Optimization of human plasma 1H NMR spectroscopic data processing for high-throughput metabolic phenotyping studies and detection of insulin resistance related to type 2 diabetes.
Maher AD., Crockford D., Toft H., Malmodin D., Faber JH., McCarthy MI., Barrett A., Allen M., Walker M., Holmes E., Lindon JC., Nicholson JK.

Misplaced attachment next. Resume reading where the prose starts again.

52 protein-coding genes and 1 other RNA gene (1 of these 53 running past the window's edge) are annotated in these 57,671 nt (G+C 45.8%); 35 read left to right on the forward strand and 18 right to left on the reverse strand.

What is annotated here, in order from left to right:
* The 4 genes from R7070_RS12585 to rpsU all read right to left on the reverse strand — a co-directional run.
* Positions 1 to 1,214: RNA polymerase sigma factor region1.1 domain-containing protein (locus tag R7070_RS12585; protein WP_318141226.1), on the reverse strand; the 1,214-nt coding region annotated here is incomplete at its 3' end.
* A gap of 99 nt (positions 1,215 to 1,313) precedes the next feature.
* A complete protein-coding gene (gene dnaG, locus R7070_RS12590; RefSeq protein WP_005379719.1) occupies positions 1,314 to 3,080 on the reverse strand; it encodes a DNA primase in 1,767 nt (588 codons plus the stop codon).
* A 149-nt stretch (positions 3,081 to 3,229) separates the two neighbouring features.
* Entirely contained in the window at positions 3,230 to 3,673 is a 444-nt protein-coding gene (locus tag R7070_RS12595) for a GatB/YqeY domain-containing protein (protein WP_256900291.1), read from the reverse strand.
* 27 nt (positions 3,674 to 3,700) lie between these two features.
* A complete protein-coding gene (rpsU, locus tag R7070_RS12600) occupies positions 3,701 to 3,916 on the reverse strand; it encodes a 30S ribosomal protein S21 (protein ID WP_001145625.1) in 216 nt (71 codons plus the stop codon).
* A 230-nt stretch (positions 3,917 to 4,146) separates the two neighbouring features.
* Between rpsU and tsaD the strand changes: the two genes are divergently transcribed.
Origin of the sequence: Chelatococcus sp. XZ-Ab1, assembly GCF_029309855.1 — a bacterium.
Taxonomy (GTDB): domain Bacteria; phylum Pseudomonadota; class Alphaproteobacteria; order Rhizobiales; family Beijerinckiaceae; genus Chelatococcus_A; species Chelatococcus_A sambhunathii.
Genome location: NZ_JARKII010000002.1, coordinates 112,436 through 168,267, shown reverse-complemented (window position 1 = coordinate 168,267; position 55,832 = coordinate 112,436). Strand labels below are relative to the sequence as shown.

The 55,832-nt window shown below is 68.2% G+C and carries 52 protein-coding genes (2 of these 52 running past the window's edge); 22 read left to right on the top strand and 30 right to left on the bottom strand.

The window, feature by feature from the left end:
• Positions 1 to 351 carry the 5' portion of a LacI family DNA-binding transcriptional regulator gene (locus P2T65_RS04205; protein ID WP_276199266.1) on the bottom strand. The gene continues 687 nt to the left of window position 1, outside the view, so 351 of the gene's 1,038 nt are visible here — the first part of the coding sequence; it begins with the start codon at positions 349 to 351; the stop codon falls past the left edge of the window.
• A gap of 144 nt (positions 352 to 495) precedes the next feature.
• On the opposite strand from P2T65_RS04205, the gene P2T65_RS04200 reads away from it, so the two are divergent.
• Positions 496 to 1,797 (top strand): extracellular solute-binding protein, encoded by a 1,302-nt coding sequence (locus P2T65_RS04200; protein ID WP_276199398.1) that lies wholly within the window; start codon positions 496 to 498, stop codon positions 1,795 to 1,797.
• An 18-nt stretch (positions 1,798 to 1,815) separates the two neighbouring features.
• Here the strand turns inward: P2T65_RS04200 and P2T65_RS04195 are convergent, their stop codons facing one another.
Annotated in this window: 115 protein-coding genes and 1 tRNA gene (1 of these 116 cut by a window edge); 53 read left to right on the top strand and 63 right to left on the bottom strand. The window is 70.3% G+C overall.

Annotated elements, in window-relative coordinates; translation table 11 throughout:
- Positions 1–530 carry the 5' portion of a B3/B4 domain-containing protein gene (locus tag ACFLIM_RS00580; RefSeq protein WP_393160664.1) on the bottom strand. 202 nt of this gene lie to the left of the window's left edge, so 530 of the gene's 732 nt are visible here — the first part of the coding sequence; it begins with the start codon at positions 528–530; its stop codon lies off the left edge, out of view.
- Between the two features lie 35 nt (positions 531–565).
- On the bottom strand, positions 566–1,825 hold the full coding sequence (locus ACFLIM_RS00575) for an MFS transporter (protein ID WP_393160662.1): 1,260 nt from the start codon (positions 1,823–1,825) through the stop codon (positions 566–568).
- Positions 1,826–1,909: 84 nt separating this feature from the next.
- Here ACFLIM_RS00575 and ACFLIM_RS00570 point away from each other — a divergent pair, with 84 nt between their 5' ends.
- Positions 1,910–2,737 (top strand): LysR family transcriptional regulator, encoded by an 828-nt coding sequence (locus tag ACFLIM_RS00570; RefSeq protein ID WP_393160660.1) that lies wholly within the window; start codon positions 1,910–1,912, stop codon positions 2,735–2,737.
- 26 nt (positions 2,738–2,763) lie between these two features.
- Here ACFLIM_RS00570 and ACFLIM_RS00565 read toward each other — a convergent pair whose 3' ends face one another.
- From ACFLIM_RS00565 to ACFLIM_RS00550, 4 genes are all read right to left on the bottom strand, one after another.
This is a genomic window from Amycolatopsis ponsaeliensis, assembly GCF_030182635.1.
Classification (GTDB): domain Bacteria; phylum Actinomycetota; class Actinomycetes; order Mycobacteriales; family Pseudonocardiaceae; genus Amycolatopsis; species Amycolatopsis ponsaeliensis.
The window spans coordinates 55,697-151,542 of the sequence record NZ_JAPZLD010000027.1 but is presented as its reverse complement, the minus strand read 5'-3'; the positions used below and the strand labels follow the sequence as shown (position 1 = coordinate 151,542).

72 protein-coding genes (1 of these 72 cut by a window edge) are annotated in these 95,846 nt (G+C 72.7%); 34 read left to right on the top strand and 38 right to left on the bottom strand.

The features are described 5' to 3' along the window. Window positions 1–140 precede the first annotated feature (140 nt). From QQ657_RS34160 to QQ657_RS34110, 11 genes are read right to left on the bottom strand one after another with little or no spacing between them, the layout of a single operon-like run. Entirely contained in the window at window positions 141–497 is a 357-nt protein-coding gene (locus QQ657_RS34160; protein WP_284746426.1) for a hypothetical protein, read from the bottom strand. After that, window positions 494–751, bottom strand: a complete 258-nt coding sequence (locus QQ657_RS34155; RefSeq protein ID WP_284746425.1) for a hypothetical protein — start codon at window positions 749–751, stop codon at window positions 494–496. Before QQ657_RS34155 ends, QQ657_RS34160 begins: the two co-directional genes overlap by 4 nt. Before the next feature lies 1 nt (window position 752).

Optimizing NMR experimental parameters for high-throughput metabolic phenotyping requires careful examination of the total biochemical information obtainable from (1)H NMR data, which includes concentration and molecular dynamics information. Here we have applied two different types of mathematical transformation (calculation of the first derivative of the NMR spectrum and Gaussian shaping of the free-induction decay) to attenuate broad spectral features from macromolecules and enhance the signals of small molecules. By application of chemometric methods such as principal component analysis (PCA), orthogonal projections to latent structures discriminant analysis (O-PLS-DA) and statistical spectroscopic tools such as statistical total correlation spectroscopy (STOCSY), we show that these methods successfully identify the same potential biomarkers as spin-echo (1)H NMR spectra in which broad lines are suppressed via T2 relaxation editing. Finally, we applied these methods for identification of the metabolic phenotype of patients with type 2 diabetes. This "virtual" relaxation-edited spectroscopy (RESY) approach can be particularly useful for high-throughput screening of complex mixtures such as human plasma and may be useful for extraction of latent biochemical information from legacy or archived NMR data sets for which only standard 1D data sets exist.